Explain differences between judicial restraint and judicial activism and apply the concepts to cases we have discussed in class. Discuss which approach you think is appropriate and why.
Here is some example form the lecture might help
(( • Cases challenging regulation of reproduction and sexuality have been filed under the 14th amendment. For example, until Roe v. Wade, many states prohibited abortion. Other states have regulated sodomy, often defined in the statutes as oral and anal intercourse; some statutes made homosexual sodomy a crime, but not heterosexual; some states made both illegal. Many states make adultery illegal.
• “Right to privacy” – is not explicitly spelled out in the Constitution, but many scholars believe that the founders intended for such a right to exist, and that the existence of other amendments like the Fourth Amendment (protection from searches and seizures) supports that idea.
– Griswold v. CT – 1965- first case in which court says a right to privacy exists; the case overturns a Connecticut law regulating birth control.
– Roe v. Wade – 1973 – is the second case declaring a right to privacy; Roe court prohibits regulation of abortion up to the third trimester, when the fetus is “viable” outside the womb. At this point in the pregnancy, the government’s interest in protecting unborn life outweighs women’s privacy interest, thus government can prohibit abortion at the third trimester.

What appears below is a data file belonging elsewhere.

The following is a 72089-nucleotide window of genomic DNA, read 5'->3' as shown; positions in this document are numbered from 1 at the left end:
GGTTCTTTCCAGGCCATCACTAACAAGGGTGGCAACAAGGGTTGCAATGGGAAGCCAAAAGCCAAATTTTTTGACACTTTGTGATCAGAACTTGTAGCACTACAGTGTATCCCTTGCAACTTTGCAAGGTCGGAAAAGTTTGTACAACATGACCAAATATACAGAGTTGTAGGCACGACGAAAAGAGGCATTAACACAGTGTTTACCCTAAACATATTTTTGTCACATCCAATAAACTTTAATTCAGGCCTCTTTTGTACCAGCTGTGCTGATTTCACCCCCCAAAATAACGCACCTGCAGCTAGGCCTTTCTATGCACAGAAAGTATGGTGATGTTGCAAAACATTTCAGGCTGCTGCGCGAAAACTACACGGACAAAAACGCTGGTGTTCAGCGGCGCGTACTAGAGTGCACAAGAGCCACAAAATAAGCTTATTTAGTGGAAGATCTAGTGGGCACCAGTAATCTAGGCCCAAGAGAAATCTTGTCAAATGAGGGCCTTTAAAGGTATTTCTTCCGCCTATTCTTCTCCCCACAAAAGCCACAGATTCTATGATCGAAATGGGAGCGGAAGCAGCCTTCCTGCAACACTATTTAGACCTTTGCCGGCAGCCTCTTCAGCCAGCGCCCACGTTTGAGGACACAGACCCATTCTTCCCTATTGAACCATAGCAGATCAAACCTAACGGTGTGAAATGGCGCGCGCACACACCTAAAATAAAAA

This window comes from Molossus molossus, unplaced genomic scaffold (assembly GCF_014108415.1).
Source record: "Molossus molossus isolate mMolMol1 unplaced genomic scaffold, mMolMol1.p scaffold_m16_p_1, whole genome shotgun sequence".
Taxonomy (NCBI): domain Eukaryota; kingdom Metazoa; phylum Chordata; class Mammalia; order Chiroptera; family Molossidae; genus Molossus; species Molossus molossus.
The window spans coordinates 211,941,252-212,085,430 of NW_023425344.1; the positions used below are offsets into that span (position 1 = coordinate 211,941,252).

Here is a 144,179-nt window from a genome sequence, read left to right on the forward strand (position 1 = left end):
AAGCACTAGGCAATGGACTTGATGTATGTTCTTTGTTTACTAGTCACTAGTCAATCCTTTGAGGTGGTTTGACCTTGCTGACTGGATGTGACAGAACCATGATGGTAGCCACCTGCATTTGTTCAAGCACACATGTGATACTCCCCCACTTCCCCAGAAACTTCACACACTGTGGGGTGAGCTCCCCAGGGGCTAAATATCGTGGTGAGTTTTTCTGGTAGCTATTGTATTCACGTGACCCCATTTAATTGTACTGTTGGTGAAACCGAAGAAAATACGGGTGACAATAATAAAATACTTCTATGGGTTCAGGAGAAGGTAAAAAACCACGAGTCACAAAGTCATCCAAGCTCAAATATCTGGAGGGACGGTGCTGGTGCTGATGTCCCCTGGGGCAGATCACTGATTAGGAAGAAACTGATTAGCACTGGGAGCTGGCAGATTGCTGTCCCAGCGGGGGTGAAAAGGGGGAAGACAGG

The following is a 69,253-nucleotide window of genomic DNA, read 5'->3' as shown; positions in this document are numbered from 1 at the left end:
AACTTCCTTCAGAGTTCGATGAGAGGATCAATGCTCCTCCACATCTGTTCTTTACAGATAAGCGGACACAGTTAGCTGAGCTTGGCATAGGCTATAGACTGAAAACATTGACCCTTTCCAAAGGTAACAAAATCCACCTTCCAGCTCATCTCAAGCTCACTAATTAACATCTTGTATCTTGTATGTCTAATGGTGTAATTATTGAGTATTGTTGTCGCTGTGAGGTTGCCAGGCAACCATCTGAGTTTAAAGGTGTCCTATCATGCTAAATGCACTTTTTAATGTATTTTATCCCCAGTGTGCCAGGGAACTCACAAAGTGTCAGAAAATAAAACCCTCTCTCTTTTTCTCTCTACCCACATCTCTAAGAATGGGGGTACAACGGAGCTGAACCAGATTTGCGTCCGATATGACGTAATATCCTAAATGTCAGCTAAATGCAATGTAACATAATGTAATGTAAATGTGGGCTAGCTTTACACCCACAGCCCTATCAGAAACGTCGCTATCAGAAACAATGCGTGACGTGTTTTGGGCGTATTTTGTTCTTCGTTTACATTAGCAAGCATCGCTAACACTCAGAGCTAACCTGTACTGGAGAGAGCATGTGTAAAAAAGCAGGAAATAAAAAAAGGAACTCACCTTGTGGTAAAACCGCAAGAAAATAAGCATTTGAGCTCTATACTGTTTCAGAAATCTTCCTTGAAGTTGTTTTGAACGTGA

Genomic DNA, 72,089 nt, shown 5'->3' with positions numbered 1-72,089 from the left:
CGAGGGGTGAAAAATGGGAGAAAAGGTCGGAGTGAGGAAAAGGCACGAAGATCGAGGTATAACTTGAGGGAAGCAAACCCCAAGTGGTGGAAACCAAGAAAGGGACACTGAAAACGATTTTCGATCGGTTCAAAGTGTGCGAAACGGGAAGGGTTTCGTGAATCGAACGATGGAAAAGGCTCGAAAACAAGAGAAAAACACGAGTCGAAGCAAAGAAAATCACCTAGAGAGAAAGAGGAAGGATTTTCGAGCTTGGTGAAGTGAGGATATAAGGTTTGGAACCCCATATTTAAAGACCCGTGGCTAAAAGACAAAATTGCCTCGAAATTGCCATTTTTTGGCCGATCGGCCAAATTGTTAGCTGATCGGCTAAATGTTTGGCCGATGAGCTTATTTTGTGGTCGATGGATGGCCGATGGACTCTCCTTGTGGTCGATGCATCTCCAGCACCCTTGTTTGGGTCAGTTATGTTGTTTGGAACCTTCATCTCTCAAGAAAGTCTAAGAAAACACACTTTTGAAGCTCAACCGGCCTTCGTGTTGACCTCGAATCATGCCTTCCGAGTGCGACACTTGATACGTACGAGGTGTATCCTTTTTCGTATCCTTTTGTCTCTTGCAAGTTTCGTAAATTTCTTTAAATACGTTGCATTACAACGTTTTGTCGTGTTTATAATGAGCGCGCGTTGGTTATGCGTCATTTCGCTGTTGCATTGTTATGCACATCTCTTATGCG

– Bowers v. Hardwick – 1986 – upheld a Georgia law prohibiting sodomy; court said prior right to privacy cases involved family and reproduction; thus only HETEROSEXUAL privacy choices (i.e, reproductive freedom and child-rearing) were protected under the right to privacy identified in Griswold and Roe.
– Bowers was overturned by Lawrence v. Texas in 2004. The court emphasized the highly private nature of sexual conduct and held that laws prohibiting consensual sodomy were unconstitutional.
– Griswold and Roe reflected the court’s belief that choices about childrearing and whether to have children involve FUNDAMENTAL RIGHTS
– Laws that interfere with fundamental rights draw STRICT SCRUTINY, meaning that the government must have a strong justification for the law; often strict scrutiny results in the law being struck down by the courts.
– Lots of controversy over court articulating “new” privacy rights even though not explicitly included in the Constitution.
– Roe v. Wade in particular is criticized as a case of “judicial activism,” the willingness of judges to “read into” the Constitution rights that they personally think are important and overturn decisions by legislat
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